Shortly after Dicksee was granted a studentship to enter the Royal Academy Schools, he joined the Langham Sketching Club. One evening the set subject was ‘Music’. Encouraged with the sketch he had made Dicksee decided to make a repetition of it in oil. In 1877, when he was only 24 years old, the painting was exhibited at the Royal Academy with the new title Harmony.
Harmony is one of the most well known pictures by Dicksee, depicting a young man staring adoringly into the eyes of a girl playing the organ. The model for the woman was Hilda Spencer who was then a student at Queens College, Harley Street where Dicksee taught drawing. She sits in a trance like state, seemingly oblivious to her suitor’s rapturous gaze. The painted furniture is reminiscent of the medieval figurative panels then being produced by William Burges (1827-81) and William Morris (1834-96). In addition the stained glass reflects the influence of Pre-Raphaelitism and, in particular, Henry Holiday (1839-1927). Holiday was introduced to the applied arts by Dante Gabriel Rossetti (1828-82) and Burges. In 1863 he began his career as a painter of stained glass, employing Dicksee for some years to make cartoons and research costumes and characters in the British Library.
In recent years an interest in the formal qualities of Harmony has been overshadowed by a burgeoning interest in the iconography of the painting. Kestner remarks that Dicksee suggests ‘an intricate series of harmonies, beginning with that between the dominant man and objectified woman
The youth’s contemplation endows him with authority, connoted by the gold band on the fourth finger of his left hand, as the enforcer of the myth of domesticity which constrained women’ (Kestner, p.87). Kestner takes Dicksee’s later self-confessed admiration for Mussolini as indicating his belief in male empowerment over women. Marsh has also suggested constructions of nineteenth-century patriarchy in Harmony centred around the Madonna stained glass which, she believes, is a motif for the devoted mother and wife. The subject of the painting, Marsh argues, is ‘the harmonious qualities of true wifehood’ (Marsh, p.74). These readings of Harmony, however, overlook the submissive pose of the male suitor who leans on his elbow, starring in awe, rather than in contempt, at the woman.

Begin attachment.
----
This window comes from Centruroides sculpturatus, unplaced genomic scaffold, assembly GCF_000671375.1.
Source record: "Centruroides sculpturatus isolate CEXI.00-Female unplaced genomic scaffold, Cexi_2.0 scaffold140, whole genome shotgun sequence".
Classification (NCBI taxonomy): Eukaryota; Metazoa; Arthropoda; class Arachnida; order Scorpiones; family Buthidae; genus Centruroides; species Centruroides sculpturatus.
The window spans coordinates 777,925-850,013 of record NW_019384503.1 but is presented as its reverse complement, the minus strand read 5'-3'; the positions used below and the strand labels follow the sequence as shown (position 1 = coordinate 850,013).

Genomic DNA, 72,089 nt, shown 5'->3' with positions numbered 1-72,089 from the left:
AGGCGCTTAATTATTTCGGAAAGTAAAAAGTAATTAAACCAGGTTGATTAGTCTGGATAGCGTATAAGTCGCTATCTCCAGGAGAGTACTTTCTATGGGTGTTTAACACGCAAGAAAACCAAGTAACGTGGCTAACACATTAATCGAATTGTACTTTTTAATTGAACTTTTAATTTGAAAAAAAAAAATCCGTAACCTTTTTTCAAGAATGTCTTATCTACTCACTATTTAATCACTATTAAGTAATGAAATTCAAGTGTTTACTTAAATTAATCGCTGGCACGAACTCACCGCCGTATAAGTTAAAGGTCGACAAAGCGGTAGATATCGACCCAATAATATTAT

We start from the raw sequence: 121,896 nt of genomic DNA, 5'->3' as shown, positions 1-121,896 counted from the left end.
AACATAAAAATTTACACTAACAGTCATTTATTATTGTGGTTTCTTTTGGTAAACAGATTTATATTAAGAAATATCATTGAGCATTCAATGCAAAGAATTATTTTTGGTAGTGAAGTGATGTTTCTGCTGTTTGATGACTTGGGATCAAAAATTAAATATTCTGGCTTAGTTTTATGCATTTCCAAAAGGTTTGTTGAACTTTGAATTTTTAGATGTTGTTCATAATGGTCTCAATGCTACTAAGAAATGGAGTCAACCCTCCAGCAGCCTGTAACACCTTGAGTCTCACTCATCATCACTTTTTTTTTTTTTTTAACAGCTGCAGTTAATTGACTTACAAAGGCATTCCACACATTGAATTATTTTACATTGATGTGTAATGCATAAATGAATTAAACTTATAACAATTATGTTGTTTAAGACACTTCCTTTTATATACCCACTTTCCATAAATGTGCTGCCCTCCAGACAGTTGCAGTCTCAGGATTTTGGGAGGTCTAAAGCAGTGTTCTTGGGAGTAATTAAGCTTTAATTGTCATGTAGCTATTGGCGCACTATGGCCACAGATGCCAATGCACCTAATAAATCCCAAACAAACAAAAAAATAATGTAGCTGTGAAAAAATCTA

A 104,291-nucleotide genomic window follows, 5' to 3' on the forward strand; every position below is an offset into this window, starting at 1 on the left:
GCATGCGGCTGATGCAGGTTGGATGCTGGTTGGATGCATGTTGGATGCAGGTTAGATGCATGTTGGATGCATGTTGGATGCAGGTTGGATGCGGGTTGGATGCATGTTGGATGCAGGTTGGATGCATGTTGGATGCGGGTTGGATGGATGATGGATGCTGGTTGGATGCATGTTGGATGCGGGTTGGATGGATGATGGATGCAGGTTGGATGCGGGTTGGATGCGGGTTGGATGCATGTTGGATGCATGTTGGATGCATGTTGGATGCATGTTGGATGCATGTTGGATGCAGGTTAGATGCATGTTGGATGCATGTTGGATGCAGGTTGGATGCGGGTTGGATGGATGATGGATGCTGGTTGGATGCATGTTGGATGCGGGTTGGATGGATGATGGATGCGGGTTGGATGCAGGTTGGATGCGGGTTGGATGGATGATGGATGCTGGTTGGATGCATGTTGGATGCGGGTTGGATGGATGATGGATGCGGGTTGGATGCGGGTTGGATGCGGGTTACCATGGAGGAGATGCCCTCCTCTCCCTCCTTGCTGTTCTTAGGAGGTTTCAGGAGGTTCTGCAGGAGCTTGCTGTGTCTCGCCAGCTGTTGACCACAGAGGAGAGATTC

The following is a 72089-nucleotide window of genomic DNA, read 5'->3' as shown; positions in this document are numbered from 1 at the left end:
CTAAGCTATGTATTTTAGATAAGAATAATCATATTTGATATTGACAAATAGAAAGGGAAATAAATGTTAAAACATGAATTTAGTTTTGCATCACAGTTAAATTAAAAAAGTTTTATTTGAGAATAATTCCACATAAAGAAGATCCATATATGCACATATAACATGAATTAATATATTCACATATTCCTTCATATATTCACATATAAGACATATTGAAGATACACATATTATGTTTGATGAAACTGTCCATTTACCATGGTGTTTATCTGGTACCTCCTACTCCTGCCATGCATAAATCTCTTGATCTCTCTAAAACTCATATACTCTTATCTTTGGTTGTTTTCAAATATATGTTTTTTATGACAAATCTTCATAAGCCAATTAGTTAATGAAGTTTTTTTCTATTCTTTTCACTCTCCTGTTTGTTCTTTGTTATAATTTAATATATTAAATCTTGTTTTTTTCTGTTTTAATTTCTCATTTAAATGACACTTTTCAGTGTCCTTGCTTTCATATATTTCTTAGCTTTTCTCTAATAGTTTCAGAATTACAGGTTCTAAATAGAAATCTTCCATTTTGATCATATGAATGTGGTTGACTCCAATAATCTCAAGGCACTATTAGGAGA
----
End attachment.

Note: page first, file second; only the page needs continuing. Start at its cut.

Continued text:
The picture proved immensely popular when it was exhibited at the Royal Academy having been given a central position in the first room by the hanging committee. The critic of the Art Journal remarked: ‘Another young painter, who has taken not so much a stride as a spring forward is FRANK DICKSEE’. Voted ‘Picture of the Year’, Harmony was bought by the Chantrey Bequest for the nation for the large sum of £367 10s (Dibdin, p.4).
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